“Well, that’s one way to get inside,” Niobe said blandly as the bubble floated into the darkness of the Fish’s gullet. â€œA bit disconcerting maybe.â€
“Yes,” Amanpreet agreed. “But I just wish we could see where we are going.”
“Give it a moment,” Niobe said. “It probably works at Mez typical light levels.”
It seemed that Niobe was right because Amanpreet’s eyes adapted to the gloom and she realised that a faint bioluminescent glow was coming from the walls of the Fish’s gullet. It wasn’t really enough to see by properly but things were visible as vaguely identifiable lumps. At least she wouldn’t bump into anything.
“Okay, that’s a little better,” she said. “But still murky.”
“The Mez don’t need much light,” Niobe reminded her. Then the light levels began to rise slowly until reaching a more tolerable level. “Oh! How did it know?” Her fingers danced over the keyboard obviously asking the same question. She listened to the pilot’s reply and nodded. “Ah, that makes sense. He says that Umi’s sister told our host that we need more light than the Mez and it obliged.”
â€œThat’s good. More evidence it means us no harm,â€ Amanpreet said, then gasped as music flowed around her in sweeping choral joy. â€œOh, it’s singing! I wonder what it means?â€
â€œI’ll ask our pilot,â€ Niobe said. She did so and listened to his reply with a frown. â€œHe can’t hear it any more than I can but the Fish sing to communicate with each other in hyperspa–â€ She broke off as they emerged into the Fish’s gut. â€œWoah, I don’t think this is used for digesting food.â€
â€œNo,â€ Amanpreet agreed as she stared at the sight before them. Inside the vast meat cavern multiple Bubbles moved along strange fleshy cables to blister like protrusions in the walls which they merged with to allow their passengers to disembark. A slight judder made her look over to see that their own Bubble had attached itself to one of the cables and was travelling along it. In his separate compartment, their pilot flopped down on the floor in relaxation as the cable took over directing them.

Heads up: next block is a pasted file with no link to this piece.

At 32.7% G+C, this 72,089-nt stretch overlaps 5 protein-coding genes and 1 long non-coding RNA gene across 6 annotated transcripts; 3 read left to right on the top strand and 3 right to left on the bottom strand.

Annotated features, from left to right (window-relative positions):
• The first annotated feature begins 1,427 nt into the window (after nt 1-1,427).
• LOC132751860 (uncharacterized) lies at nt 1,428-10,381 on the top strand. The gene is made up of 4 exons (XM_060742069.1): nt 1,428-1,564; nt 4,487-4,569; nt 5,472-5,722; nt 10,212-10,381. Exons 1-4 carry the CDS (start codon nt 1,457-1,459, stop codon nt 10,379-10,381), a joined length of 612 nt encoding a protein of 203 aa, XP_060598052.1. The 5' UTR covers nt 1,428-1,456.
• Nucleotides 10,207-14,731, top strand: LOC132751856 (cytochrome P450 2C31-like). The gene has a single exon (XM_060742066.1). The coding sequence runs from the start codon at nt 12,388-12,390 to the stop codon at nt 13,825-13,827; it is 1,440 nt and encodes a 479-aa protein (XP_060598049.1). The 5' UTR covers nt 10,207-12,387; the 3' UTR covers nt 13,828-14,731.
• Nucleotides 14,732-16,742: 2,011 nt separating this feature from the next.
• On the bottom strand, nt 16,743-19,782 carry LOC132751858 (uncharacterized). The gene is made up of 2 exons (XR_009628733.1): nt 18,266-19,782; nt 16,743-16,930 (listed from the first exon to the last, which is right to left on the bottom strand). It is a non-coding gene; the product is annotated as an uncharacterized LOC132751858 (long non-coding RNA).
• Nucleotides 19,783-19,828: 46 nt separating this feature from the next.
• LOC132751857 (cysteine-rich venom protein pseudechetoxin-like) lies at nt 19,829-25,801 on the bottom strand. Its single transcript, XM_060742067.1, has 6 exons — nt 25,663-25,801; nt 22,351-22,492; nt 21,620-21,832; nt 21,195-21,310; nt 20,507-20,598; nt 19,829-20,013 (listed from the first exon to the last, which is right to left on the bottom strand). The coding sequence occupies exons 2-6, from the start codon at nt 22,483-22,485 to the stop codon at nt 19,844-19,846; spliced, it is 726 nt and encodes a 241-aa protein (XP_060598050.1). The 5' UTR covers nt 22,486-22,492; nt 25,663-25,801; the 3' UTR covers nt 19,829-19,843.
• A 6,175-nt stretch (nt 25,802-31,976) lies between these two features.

â€œOh! It’s like a Bubble Railway!â€ Amanpreet exclaimed.
â€œMore like a Bubble cable car,â€ Niobe said. â€œRailways ran along the ground.â€
â€œYou know what I mean,â€ Amanpreet said. â€œIt’s a good idea for internal transit in large vessels.â€
The cable took them upward, rather than further into the gut, towards an especially large blister which Amanpreet realised would put them near the Fish’s brain. Which made sense if it wanted to talk to them, she supposed. The journey didn’t take long and they emerged into a large, well lit chamber that hardly seemed to be inside an alien creature. Their part of the Bubble dissolved and they disembarked into a room which had been well adapted to their needs. A screen similar to the walls of the Bubble separated them from the other half of the chamber where a small Mez whose tentacle patterns and coloured swirls bore a startling resemblance to Umi’s. This must be her sister.
Niobe tapped on her keyboard again obviously making sure. The Mez made a chirruping sound that even Amanpreet recognised as â€˜yesâ€™ before adding a torrent of whistles and chirps.
“She apologises for us having to trouble ourselves for her,” Niobe said. “And she introduced herself. I think her and Umi’s family have a thing for nature names because her name means storm.” She clicked on her keyboard and repeated the word storm again. The Mez female chirruped positively again and Niobe nodded. “She would be honoured if we call her Storm.” She listened as Storm spoke some more. â€œWe were right. The Fish were trying to rescue her. She’s explained she doesn’t need rescuing.â€
â€œCan we take her back to her sister then?â€ Amanpreet asked.
Niobe translated the question and listened to the response.
â€œShe wants to bring the Fish with us. She says they are a class four intelligence and should be recognised by the Council of Planets and given seats.â€
â€œThat’s not unreasonable,â€ Amanpreet said. â€œBut is it willing to come with us?â€